From EdNC.org yesterday concerning the “The Future of School Integration in North Carolina” panel hosted by NC Policy Watch:
Rev. William Barber II, originally slated to speak at the event, gave introductory remarks via web chat:
“What do you have now in Charlotte?” he questioned. “Beneath the beautiful buildings and bountiful banking, you have the re-entrenchment of resegregation of public schools that is unlike anything else in the state of North Carolina.”
CMS, the second largest district statewide by student enrollment, is North Carolina’s most segregated school district, according to a 2018 report from the North Carolina Justice Center.
“As we stand here today, Charlotte is the most segregated school system in North Carolina, in a badly segregated state,” event moderator Billy Ball of NC Policy Watch stated, referencing the report. “CMS would have to reassign more than half of its students in order to achieve some kind of racial parity in its school system.”
Remember that CMS was the original testing ground for the Municipal Charter Bill, HB 514, that was championed by Rep. Bill Brawley of Mecklenberg County.
Nothing screams “segregation” more than that bill did.
When Rep. Brawley first championed HB 514, he promoted a bill that allowed for cities to use property tax money to fund local schools. It also allowed for some select cities and towns to establish their own charter schools with enrollment preference for their citizens using taxpayer money. And because it was a local bill, it did not require the governor’s approval; therefore, Gov. Cooper could not issue a veto at the time.
To many public school advocates, this “Municipal Charter School” bill was (and still is) beyond egregious and potentially set North Carolina back decades as far as treating all people equally. It exacerbated an already fractious situation that has endured gerrymandering, a Voter ID law, cowering to big industry instead of protecting the environment, and giving massive tax cuts to corporations that hurt public services.
There are a plethora of ill-fated consequences that could fully manifest themselves quickly because of this bill.
- It could raise everyone’s property taxes in the state. Whatever the state now mandates for public schools and does not choose to specifically fund can now be passed on to local school systems.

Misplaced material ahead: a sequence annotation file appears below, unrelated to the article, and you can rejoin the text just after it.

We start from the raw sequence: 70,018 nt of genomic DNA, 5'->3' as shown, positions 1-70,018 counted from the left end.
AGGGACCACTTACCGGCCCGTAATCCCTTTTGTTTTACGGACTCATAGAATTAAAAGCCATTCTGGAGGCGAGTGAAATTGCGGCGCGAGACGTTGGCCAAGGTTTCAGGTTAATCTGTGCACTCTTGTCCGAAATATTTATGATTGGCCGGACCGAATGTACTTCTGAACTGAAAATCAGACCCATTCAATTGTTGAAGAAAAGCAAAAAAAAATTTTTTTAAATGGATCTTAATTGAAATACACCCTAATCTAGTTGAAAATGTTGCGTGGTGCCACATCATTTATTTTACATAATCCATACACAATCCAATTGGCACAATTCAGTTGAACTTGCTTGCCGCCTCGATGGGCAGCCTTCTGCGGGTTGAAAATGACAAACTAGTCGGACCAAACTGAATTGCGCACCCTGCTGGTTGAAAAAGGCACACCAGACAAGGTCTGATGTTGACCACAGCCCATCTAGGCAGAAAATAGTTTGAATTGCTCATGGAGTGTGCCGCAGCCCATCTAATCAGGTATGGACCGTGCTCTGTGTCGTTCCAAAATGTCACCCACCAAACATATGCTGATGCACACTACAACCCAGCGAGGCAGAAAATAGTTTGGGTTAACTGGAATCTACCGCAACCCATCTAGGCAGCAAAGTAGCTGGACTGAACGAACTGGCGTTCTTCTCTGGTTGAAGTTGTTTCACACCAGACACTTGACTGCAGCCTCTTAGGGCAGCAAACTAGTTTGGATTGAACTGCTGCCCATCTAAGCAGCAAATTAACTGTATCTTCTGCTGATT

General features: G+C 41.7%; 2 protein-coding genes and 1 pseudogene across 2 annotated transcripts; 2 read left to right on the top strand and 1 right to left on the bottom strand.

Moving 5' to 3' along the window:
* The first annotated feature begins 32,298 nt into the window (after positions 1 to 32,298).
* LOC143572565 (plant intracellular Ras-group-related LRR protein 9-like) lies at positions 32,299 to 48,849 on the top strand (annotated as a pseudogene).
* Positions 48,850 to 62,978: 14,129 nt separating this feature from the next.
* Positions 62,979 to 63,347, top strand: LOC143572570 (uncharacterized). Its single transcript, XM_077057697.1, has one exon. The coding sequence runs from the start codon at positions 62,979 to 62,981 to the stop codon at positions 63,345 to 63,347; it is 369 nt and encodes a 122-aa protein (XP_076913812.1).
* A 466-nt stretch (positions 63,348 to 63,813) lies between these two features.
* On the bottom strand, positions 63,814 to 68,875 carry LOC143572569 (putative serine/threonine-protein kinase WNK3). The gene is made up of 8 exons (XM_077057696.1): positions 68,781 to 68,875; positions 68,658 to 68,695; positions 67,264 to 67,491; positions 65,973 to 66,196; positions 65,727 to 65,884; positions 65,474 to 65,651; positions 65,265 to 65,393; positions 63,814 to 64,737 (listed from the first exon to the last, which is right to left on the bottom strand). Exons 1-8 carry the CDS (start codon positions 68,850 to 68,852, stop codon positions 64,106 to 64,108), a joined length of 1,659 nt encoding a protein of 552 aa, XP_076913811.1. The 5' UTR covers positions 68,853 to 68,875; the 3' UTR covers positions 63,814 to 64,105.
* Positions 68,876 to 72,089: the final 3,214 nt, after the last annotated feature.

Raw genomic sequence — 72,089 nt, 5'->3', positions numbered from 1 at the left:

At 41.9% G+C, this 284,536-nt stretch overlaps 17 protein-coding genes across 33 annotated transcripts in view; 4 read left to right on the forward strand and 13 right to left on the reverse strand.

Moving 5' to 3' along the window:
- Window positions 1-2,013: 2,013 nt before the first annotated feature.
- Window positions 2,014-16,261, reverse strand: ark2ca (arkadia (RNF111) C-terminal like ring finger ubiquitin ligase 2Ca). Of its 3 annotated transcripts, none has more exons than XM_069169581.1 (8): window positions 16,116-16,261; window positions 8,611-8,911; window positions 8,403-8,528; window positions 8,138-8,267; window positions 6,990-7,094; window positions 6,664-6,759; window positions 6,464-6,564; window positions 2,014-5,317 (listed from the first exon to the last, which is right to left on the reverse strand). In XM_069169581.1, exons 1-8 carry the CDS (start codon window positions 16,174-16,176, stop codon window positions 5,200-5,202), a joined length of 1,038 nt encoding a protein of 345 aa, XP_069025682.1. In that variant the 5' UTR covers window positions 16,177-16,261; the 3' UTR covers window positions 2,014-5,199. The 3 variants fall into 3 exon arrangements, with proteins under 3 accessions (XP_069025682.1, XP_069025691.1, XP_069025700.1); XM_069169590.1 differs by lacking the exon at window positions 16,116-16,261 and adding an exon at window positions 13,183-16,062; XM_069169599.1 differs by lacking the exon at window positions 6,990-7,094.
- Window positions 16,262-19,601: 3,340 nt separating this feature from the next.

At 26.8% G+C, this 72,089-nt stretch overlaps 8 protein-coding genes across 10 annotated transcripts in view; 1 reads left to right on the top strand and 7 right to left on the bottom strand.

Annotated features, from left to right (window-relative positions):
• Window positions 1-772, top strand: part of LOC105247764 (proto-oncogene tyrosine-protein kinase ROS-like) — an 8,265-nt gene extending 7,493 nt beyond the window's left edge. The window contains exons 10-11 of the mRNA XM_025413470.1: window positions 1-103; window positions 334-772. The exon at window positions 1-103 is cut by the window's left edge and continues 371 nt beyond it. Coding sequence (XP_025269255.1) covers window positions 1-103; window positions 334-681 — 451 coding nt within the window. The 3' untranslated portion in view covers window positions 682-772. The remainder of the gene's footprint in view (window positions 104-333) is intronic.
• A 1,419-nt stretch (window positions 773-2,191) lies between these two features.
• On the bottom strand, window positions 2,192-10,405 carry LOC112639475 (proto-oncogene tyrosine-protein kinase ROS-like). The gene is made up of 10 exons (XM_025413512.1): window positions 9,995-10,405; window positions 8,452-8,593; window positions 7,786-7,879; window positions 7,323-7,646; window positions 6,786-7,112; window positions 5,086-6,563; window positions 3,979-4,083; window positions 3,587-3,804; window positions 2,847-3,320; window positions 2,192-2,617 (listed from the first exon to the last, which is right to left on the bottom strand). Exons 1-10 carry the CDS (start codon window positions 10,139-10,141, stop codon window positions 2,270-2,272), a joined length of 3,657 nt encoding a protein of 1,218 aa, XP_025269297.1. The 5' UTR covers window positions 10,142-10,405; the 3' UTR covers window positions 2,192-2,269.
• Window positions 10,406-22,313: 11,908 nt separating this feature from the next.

- It potentially weakens every public school system in the state whether or not it currently has a charter school. Now charter schools can ask the local district for funds to finance anything from custodians to benefits for charter school teachers.
- It will probably cause a rise in charter school applications and eventually lead to more charter schools in the state. And the more charter schools there are, the more it hurts traditional public schools which still service the overwhelming majority of students in the state.
- But most importantly, it would be allowing for the systemic re-segregation of student populations in the Charlotte-Mecklenberg School System under the auspicious call for “school choice.”
And on December 13, 2018, during a special session of the North Carolina General Assembly to supposedly iron-out details for the new Voter ID amendment, a Technical Corrections Bill called SB 469 removed the provision for the original HB 514 that stipulated its “local bill” status. Now, it applies to the whole state.
Back to the recent EdNC.org post:
Speaking largely on how charter schools can hinder integration efforts, Mark Dorosin described House Bill 514 — the 2018 bill that granted four municipalities in Mecklenburg County the legal grounds to operate their own charter schools — as a “new front in the struggle for education.”
The bill allows “publicly funded charter schools [to] exclude students who don’t live in the town,” he said. By dictating who can and cannot attend such schools in predominantly white, affluent communities, Dorosin said, the bill has threatened to exacerbate the already profound effects of segregation at schools within CMS.
Now look at #4 above again.
It should be reworded.
4. But most importantly, it would be allowing for the CONTINUED systemic re-segregation of student populations in the Charlotte-Mecklenberg School System under the auspicious call for “school choice” and potentially spread that influence all over the state.
Brawley lost his re-election bid in 2018.
Maybe a majority of the people he was supposedly representing didn’t really see him as representative of their views.